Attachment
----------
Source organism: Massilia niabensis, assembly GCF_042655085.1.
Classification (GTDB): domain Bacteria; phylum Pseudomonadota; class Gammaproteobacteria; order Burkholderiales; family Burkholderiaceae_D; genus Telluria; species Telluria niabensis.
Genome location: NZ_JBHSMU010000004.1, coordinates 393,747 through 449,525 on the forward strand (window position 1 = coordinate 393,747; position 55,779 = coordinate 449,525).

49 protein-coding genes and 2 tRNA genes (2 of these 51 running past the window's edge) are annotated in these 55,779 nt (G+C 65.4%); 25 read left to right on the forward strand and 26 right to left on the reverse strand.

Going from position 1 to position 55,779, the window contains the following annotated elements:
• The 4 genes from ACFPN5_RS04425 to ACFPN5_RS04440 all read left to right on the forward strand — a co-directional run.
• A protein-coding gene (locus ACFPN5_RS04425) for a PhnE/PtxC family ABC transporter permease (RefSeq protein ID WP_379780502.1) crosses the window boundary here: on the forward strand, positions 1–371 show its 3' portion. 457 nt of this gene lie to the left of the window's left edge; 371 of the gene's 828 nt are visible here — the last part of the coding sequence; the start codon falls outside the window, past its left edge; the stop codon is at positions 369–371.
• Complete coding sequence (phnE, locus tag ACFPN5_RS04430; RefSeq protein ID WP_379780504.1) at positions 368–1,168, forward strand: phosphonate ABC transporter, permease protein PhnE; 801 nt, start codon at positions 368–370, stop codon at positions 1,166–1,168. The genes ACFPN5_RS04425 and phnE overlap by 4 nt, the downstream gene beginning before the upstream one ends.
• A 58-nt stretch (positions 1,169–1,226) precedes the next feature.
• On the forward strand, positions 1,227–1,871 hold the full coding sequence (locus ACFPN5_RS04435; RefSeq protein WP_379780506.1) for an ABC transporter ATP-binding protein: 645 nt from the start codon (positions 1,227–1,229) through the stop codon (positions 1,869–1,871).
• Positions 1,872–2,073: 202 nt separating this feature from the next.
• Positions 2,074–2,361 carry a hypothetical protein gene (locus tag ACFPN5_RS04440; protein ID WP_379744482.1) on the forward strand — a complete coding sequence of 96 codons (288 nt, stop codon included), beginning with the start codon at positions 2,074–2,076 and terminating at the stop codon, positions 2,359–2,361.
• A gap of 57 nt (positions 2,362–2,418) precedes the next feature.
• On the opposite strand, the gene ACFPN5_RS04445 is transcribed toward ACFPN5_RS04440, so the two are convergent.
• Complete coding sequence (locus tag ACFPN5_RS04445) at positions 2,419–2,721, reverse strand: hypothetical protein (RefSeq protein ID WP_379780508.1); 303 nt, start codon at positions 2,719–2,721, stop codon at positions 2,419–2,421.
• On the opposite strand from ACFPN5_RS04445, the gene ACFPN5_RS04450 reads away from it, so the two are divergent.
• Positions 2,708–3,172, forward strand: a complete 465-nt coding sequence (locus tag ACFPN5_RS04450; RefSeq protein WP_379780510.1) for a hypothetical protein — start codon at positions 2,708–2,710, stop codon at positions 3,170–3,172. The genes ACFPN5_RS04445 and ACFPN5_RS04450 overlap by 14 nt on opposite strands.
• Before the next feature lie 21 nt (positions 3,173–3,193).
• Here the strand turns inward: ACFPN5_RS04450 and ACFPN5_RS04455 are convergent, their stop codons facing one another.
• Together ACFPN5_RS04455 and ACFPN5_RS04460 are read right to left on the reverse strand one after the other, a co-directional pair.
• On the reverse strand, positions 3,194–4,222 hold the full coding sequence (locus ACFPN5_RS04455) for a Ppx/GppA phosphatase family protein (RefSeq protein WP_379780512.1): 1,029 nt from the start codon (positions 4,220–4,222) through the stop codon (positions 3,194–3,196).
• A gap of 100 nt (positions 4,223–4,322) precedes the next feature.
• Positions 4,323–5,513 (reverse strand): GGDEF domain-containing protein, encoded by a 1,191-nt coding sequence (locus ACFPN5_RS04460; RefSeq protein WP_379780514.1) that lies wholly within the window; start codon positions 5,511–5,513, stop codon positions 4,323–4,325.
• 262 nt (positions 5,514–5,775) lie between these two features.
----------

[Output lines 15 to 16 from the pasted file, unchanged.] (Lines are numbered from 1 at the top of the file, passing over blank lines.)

• Complete coding sequence (locus tag ACFPN5_RS04445) at positions 2,419–2,721, reverse strand: hypothetical protein (RefSeq protein ID WP_379780508.1); 303 nt, start codon at positions 2,719–2,721, stop codon at positions 2,419–2,421.
• On the opposite strand from ACFPN5_RS04445, the gene ACFPN5_RS04450 reads away from it, so the two are divergent.